Breaking taboos in a male-dominated society, Zahida Kazmi is Pakistan’s first female taxi driver.
A widowed mother of six children she has faced many challenges, including the Taliban.
Recently forced to sell her cab to pay for her medical bills, a Facebook campaign has been launched to get Zahida back behind the wheel.
Naeem Sahoutara traveled to the capital Islamabad to find out more.
“I have lived my life with bravery, like a lion. If my life is going end like a fox, I would rather die before it happens,” says 55-year-old Zahida Kazmi, Pakistan’s first female taxi driver.
Zahida first learned to drive a car in the 1980s, but never thought that one day it would become her profession.
But after her husband died and criminals took over her home, Zahida fled to Rawalpindi in the suburbs of the capital, Islamabad.
It was a tough time, she says.
“I had nothing to eat when we came here,” she explains, “I faced very difficult times. I started a job at a driving school, but the owner defrauded me and gave me no money.”
A Pakistani family living in England offered to shelter Zahida and her six children, but Zahia still needed to find a way to earn money.
At the time, Pakistan’s then prime minister had launched the first-ever government sponsored poverty alleviation scheme, offering taxis on loan.
Zahida was the first citizen to receive the cab loan and in 1992 became the first female taxi driver in the country.
But in Pakistan’s male-dominated society, it wasn’t easy.
“The first morning I went to the airport to get passengers in their Burqa, but everyone was angry,” she recalls, “They remarked that a woman had come to compete with them. For two days I would go to the airport in morning and return empty handed. The male drivers would not allow me to pick up the passengers.”
On the third day they finally relented, after one driver stood up for her.
Zahida grew up in the conservative region of Abbotabad, the lush green mountains in northwest of Pakistan, where Al-Qaeda chief Osama bin Laden was killed in 2011.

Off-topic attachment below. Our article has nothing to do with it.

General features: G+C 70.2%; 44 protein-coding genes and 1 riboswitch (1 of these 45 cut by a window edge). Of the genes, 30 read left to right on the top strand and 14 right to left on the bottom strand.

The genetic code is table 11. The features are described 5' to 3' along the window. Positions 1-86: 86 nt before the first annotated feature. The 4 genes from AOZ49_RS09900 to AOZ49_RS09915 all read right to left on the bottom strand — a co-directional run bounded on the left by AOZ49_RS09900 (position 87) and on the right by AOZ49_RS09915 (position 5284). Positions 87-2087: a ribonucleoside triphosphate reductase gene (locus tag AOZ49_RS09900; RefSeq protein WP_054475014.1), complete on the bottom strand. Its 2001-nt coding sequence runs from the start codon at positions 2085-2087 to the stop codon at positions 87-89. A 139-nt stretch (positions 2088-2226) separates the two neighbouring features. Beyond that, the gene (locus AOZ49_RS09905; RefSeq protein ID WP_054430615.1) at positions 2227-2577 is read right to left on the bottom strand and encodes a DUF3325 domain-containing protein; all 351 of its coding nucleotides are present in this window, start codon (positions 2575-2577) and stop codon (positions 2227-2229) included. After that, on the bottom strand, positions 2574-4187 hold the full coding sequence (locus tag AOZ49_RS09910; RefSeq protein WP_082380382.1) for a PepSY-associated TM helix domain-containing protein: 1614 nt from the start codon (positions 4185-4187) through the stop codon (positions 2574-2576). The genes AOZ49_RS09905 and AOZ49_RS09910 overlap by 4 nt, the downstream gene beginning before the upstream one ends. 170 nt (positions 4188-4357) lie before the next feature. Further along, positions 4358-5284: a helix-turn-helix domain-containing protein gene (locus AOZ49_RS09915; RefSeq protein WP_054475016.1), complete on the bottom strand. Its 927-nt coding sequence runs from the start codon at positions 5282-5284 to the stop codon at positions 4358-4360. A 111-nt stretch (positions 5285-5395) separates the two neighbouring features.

In the local Pakhtoon culture there, women are forced to wear veils and stay indoors.
Zahida says her family did not accept her decision to drive a taxi.
“My in-laws never visited me and my children after my husband’s death,” she says, “I lived with my mother and my brothers also did not like me driving the cab. But, I insisted on earning bread for my children.”
Zahida drove through protests and celebrations and carried on with her work unnoticed.
In the afternoons she would buy a cheap lunch and tea at Abpara Market – next to the famous Red Mosque, from where the army launched an offensive against students calling for sharia law.
During these years, Zahida met people from all walks of life – even the Taliban.
“Once, I went to drop a passenger to the tribal areas. Some locals, who were the Taliban, stopped me and asked why I was driving the taxi,” says Zahida, “They said I should stay indoors. But, I told them my whole story. Then an elderly man gave me some food rations and said that every time I passed through the area I should stop by.”
Against all odds, Zahida continued her work.
But eight months ago, after she suffered a brain hemorrhage, Zuhida Kazmi was forced to sell her taxi to pay for her medical bills.
Since then she hasn’t been able to work.
To get back on her feet Zahida is asking fellow Pakistanis for help to buy a new taxi.
“I am not a beggar... My only request is that someone buy me a high-roof van so that I can start picking and dropping off the school children. That’s my only request to any Pakistani or anyone abroad, if they want to help me,” she says, “Don’t give me money, just give me a taxi.”
A Facebook page called “Pakistan’s First Female Cabbie – Zahida needs your help” has been launched to collect donations.
Campaigners estimated they would need $7,200, US dollars to buy a new taxi for Zahida.
And a recent post says the target has nearly been reached, with donations coming from as far as America.
Zahida hopes that she is just days away from getting back behind the wheel.
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